The Language Youth: A sociolinguistic and ethnographic study of contemporary Norwegian Nynorsk language activism (2015-16, 2018)
Puchowski, James Konrad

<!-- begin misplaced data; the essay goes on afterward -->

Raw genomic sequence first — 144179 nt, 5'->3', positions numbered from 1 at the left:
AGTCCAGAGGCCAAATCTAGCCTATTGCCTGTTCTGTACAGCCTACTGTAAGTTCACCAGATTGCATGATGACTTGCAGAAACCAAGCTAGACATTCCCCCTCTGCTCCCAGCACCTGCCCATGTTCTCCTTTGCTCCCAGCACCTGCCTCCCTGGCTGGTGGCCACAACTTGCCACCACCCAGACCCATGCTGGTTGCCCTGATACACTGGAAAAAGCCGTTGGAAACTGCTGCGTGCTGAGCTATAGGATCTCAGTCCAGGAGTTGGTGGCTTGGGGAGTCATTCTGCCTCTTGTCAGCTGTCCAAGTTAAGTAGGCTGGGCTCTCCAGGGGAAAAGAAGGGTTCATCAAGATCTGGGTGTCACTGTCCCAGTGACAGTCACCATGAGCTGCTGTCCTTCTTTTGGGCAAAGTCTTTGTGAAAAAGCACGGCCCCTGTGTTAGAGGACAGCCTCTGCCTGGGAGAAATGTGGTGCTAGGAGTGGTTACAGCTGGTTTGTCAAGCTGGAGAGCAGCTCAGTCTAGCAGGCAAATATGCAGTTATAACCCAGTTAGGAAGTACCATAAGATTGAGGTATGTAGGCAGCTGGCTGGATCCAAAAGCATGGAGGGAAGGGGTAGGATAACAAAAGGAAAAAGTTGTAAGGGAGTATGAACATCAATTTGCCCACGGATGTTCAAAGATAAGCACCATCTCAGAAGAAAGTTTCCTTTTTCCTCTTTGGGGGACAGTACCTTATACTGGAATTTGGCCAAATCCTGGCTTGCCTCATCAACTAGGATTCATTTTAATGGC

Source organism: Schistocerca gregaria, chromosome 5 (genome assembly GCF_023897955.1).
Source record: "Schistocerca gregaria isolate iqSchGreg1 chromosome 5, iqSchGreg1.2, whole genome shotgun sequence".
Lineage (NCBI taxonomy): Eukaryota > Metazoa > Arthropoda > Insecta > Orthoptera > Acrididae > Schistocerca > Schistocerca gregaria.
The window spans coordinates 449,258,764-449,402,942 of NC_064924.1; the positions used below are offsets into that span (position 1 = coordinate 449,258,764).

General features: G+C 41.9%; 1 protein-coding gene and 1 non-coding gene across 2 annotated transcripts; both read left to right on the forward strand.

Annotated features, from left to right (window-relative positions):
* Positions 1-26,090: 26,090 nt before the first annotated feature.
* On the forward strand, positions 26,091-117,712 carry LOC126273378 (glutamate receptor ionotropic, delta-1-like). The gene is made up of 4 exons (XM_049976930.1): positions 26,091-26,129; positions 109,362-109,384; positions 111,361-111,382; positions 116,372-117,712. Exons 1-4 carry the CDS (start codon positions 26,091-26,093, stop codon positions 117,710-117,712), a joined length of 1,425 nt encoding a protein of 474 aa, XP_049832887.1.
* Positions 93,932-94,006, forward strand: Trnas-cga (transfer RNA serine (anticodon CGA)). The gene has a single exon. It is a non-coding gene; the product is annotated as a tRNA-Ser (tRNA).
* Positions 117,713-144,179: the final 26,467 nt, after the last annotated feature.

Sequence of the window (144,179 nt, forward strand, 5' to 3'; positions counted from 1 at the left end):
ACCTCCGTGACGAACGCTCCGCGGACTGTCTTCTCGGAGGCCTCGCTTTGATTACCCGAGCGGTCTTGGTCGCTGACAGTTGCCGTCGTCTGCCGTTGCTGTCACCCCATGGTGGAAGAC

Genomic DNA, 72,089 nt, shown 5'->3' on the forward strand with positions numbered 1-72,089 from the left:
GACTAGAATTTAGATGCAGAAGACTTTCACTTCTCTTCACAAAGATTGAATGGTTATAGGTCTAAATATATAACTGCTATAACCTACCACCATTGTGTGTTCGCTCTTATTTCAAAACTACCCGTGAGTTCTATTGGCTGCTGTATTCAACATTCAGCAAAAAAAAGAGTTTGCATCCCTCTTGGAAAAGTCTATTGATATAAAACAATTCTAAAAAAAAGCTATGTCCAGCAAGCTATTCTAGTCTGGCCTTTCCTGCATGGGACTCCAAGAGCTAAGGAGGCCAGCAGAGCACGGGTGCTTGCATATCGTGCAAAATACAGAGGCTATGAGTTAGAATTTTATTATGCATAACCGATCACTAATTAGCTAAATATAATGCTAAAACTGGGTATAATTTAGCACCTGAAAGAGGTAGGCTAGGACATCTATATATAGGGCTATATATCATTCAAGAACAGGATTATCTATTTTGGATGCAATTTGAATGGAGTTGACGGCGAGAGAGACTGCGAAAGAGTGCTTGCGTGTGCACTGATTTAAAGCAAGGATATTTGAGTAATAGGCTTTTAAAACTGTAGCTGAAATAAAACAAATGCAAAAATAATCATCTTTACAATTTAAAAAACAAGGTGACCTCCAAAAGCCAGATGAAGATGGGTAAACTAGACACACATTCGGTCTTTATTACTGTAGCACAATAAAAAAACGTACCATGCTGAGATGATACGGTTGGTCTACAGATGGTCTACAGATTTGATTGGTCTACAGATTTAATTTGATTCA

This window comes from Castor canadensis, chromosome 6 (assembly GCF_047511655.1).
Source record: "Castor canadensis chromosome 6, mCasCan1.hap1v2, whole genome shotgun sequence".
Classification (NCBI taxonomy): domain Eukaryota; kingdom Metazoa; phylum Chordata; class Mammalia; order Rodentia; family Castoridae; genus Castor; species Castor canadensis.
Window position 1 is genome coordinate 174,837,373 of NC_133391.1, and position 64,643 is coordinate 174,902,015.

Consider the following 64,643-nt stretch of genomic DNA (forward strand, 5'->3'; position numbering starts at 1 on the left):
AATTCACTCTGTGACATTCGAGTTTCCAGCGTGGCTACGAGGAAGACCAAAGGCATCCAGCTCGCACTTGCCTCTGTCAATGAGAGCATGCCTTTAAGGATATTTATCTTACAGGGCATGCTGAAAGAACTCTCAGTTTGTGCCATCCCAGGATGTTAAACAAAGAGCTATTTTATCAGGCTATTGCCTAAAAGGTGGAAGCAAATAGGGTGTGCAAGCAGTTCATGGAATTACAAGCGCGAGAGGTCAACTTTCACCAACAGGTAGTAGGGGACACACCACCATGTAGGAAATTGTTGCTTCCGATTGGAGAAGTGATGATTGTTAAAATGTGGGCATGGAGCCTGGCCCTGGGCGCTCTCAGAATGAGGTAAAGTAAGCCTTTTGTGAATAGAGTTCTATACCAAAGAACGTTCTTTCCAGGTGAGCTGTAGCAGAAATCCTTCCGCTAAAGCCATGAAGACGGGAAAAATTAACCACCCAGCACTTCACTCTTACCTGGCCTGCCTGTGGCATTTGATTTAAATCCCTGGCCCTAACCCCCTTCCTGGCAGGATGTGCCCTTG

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Nynorsk is one of two codified orthographies of the Norwegian language (along with Bokmål) used by around 15% of the Norwegian population. Originating out of a linguistic project by Ivar Aasen following Norway’s separation from Denmark and ratification of a Norwegian Constitution in 1814, the history of Nynorsk in civil society has been marked by its association with "language activist" organisations which have to-date been examined from historiographical perspectives (Bucken-Knapp 2003, Puzey 2011). This study, in contrast, observes this movement synchronically by describing the activities of young Nynorsk activists in the Norwegian Language Youth (NMU, Norsk Målungdom) using ethnographic methods between 2015-16 and again in January 2018. By observing firsthand, and reviewing events and discourses in their socio-political context – examining the behaviour of activists in NMU in reference to their interactions with the media and the public – this project creates an analytical "thick description" (McCarty 2015) of present-day Nynorsk language activism. This project critically reviews current-day definitions of language activism, arguing that more nuanced and less essentialised definitions would benefit how linguists account for how such activities vary across different locales, communities and social contexts. In response to calls to diverge away from nation-state, policy-specific top-down perspectives in language policy and management (Linn 2010), the project evaluates linguistic behaviour bottom-up, following the research aims of a "socially constituted" linguistics (Bell 2016); language users are studied in order to account for how linguistic discourse and the development of language attitudes/ideologies act as vital actors in sociolinguistic variation and change.